CLIENT ALERT: Massachusetts Federal Court Concludes Supervisors May Be Individually Liable for FMLA Retaliation
On November 4, 2013, the United States District Court for the District of Massachusetts held that public officials can be sued in their individual capacity for retaliation under the Family and Medical Leave Act (“FMLA”). Beyond simply highlighting the fact that supervisory employees, both in the public and private sector, can be found individually liable under a variety of federal (and state) laws, this case highlights the need for employers to carefully train their supervisors and for supervisors to refrain from making improper and inappropriate statements which can and will come back to bite them.
In Chase v. U.S. Postal Service, the plaintiff was a letter carrier in the Brookline, Massachusetts post office. He received good performance reviews until several injuries caused him to be absent from work and need FMLA leave. Plaintiff’s manager at the post office expressed unhappiness with his absences and asked the post offices’ union steward to convince plaintiff not to file for workers’ compensation because it would reflect badly on the manager’s statistics. At several points, the manager allegedly made comments on the public address system at the post office which were found to further establish his animus towards plaintiff’s leave taking. These announcements were: “Will Bob Chase, the injury fraud specialist, please report to the office” and, “There’s a job posted on the bulletin board for an injury compensation specialist since you’re the biggest fraud when it comes to injuries.”
While on leave, the plaintiff (and his brother who also worked at the same branch) was arrested for possession of cocaine with intent to distribute. Eventually, the plaintiff received pretrial probation. The plaintiff was discharged due to his drug arrest and publicity surrounding the arrest. The plaintiff filed a union grievance concerning his termination which went to arbitration. An arbitrator held that the postal service had just cause to terminate the plaintiff.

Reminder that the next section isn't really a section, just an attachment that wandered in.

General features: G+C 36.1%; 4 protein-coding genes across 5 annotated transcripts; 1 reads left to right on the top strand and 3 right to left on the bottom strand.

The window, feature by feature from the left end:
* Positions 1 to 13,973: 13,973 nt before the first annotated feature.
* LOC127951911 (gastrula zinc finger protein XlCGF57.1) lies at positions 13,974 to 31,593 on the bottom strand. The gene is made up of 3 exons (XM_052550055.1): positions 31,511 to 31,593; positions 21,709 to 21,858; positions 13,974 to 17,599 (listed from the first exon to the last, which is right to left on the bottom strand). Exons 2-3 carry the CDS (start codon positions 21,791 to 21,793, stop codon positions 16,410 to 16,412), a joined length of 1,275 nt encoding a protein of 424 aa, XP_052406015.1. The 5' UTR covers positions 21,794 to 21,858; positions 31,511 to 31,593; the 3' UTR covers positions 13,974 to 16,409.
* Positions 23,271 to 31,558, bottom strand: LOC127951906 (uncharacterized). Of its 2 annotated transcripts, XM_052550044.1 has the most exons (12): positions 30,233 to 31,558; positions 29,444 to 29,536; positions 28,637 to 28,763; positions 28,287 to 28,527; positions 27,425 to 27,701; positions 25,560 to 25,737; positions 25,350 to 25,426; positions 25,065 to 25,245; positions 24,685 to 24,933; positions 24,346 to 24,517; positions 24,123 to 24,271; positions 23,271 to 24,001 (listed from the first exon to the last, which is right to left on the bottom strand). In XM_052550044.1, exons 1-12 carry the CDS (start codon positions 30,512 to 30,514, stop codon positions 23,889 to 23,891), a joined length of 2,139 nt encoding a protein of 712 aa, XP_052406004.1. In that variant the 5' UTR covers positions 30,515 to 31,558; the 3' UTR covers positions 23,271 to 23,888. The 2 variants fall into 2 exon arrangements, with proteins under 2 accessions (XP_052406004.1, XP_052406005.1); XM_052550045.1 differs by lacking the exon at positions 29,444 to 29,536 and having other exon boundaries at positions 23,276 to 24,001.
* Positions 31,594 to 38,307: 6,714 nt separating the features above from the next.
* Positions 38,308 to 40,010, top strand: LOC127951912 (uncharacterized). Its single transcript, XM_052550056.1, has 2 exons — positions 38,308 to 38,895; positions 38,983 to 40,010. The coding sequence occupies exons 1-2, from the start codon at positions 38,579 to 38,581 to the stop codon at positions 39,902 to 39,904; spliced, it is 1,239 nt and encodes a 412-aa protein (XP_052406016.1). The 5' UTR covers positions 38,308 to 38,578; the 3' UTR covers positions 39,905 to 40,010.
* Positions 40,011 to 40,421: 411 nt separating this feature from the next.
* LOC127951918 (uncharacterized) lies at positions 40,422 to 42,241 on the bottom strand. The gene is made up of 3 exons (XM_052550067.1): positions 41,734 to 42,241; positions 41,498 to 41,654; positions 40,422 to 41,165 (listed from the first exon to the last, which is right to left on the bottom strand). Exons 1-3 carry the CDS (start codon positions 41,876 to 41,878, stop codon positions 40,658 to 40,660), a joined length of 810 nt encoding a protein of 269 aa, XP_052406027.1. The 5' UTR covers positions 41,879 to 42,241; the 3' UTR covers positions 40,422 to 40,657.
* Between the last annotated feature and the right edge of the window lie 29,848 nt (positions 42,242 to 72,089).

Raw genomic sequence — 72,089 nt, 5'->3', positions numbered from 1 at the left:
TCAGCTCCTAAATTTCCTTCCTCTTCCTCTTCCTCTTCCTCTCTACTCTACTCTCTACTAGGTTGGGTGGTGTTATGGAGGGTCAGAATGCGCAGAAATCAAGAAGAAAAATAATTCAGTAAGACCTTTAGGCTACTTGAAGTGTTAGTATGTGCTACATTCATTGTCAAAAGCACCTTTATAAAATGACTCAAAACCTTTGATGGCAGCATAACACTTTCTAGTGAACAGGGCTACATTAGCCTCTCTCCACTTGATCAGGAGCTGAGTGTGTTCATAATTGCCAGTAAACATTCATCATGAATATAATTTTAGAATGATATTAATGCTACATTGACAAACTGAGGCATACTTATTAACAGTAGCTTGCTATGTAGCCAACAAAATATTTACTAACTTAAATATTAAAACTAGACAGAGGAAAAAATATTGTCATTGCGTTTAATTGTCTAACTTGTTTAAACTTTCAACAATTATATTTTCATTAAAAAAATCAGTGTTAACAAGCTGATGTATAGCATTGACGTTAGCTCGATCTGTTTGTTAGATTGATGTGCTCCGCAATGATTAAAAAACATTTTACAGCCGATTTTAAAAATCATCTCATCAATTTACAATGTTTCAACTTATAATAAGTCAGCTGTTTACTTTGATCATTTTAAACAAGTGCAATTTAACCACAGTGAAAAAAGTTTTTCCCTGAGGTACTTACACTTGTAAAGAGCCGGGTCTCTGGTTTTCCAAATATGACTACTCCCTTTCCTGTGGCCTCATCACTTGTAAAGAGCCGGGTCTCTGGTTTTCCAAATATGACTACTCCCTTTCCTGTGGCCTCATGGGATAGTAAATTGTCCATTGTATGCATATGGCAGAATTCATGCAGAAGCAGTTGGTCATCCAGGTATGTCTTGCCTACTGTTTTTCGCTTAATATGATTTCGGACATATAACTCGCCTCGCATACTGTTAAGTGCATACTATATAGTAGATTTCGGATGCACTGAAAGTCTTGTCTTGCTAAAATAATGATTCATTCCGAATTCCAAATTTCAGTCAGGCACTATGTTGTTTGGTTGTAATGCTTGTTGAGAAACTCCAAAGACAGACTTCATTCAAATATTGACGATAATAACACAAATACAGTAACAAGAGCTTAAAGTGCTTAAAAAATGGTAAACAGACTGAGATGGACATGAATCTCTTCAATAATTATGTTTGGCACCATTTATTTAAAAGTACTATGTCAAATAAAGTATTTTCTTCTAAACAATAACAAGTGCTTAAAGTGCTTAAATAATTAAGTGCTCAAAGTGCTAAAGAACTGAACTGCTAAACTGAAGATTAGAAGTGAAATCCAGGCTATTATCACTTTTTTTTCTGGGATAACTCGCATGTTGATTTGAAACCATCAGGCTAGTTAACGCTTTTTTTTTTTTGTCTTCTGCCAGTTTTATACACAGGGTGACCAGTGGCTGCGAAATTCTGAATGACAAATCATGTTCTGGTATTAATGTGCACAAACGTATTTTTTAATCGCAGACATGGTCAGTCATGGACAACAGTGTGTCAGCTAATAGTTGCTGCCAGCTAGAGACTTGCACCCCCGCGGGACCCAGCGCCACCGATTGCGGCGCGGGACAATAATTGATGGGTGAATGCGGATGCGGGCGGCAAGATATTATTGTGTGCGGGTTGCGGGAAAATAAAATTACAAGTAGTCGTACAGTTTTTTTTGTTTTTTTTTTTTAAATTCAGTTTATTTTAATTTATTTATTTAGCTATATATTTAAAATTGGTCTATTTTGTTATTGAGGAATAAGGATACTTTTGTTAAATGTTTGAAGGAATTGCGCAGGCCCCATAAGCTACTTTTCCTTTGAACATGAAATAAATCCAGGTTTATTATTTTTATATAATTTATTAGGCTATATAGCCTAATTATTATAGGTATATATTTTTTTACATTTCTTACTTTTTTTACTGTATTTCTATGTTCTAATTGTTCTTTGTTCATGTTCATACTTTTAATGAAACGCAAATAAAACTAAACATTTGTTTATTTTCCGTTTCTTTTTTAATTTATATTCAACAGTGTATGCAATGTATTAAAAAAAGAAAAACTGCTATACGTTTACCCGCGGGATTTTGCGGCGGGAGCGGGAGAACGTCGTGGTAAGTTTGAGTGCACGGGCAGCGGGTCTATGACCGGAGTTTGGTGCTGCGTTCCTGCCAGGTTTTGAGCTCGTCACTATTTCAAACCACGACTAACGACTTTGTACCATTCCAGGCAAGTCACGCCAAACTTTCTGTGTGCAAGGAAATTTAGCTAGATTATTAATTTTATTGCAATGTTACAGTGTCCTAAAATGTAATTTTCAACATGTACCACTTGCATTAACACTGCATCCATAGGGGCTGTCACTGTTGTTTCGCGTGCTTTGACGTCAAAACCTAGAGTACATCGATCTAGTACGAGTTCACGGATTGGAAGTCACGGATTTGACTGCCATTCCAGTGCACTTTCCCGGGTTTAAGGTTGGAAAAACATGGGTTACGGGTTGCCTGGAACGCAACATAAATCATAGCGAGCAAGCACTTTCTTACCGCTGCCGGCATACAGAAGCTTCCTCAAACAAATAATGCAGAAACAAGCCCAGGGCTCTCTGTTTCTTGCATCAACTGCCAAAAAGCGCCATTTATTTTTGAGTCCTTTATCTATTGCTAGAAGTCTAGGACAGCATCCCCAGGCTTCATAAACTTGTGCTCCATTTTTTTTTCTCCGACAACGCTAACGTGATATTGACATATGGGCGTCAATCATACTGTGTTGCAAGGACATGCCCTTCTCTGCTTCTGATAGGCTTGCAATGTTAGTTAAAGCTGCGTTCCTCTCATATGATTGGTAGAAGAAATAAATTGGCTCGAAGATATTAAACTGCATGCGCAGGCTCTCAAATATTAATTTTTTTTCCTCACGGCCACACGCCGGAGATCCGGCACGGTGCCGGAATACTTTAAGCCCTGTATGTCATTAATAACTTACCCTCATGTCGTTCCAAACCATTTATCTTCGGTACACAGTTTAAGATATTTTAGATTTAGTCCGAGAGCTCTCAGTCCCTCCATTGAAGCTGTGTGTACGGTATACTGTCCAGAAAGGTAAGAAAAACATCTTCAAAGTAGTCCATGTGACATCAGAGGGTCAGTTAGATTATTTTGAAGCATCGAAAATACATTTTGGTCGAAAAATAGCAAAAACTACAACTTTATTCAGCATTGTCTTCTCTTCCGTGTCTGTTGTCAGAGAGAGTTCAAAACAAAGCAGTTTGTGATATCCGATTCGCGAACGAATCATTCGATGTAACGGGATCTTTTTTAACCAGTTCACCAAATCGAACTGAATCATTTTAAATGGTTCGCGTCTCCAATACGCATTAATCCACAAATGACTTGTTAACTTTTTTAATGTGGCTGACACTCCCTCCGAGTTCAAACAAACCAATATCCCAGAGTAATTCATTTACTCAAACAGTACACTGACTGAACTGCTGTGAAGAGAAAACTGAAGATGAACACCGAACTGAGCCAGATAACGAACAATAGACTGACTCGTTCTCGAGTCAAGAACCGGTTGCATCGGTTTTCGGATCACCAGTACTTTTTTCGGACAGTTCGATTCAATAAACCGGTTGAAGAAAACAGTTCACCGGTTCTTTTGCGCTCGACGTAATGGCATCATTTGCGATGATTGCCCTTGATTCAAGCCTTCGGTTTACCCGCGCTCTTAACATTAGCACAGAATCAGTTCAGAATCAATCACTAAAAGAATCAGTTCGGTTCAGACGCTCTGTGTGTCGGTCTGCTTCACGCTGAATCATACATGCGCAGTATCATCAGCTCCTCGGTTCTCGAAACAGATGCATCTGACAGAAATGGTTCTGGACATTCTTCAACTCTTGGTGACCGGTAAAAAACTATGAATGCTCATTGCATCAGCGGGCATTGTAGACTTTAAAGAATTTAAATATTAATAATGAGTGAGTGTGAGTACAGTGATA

The Court concluded that plaintiff’s FMLA retaliation claim against the manager survived summary judgment. In finding that plaintiff had presented sufficient evidence to establish the pretextual nature of his termination, the court relied primarily on the animus exhibited by the supervisor’s statements, including those broadcast on the public address system. Additionally, there was evidence that the manager was trying to convince the plaintiff to return to work even after the manager learnt of the drug arrest.
While this case concerned the issue of whether a public official can be held individually liable under the FMLA, it is clear from this and other decisions that supervisors in the private sector could also be found individually liable for retaliation under the FMLA.
This case should stand as a reminder to employers and supervisors of the importance of training and the need for supervisors to be careful and circumspect when speaking to other employees in the workplace. Instead of a case establishing the postal service’s clear right to terminate an employee, the case results in potential supervisory liability for retaliation under the FMLA.
Nathan L. Kaitz is an attorney with Morgan, Brown & Joy, LLP. Nathan may be reached at (617) 523-6666 or at email@example.com. Morgan, Brown & Joy, LLP focuses exclusively on representing employers in employment and labor matters.
This alert was prepared on November 12, 2013.
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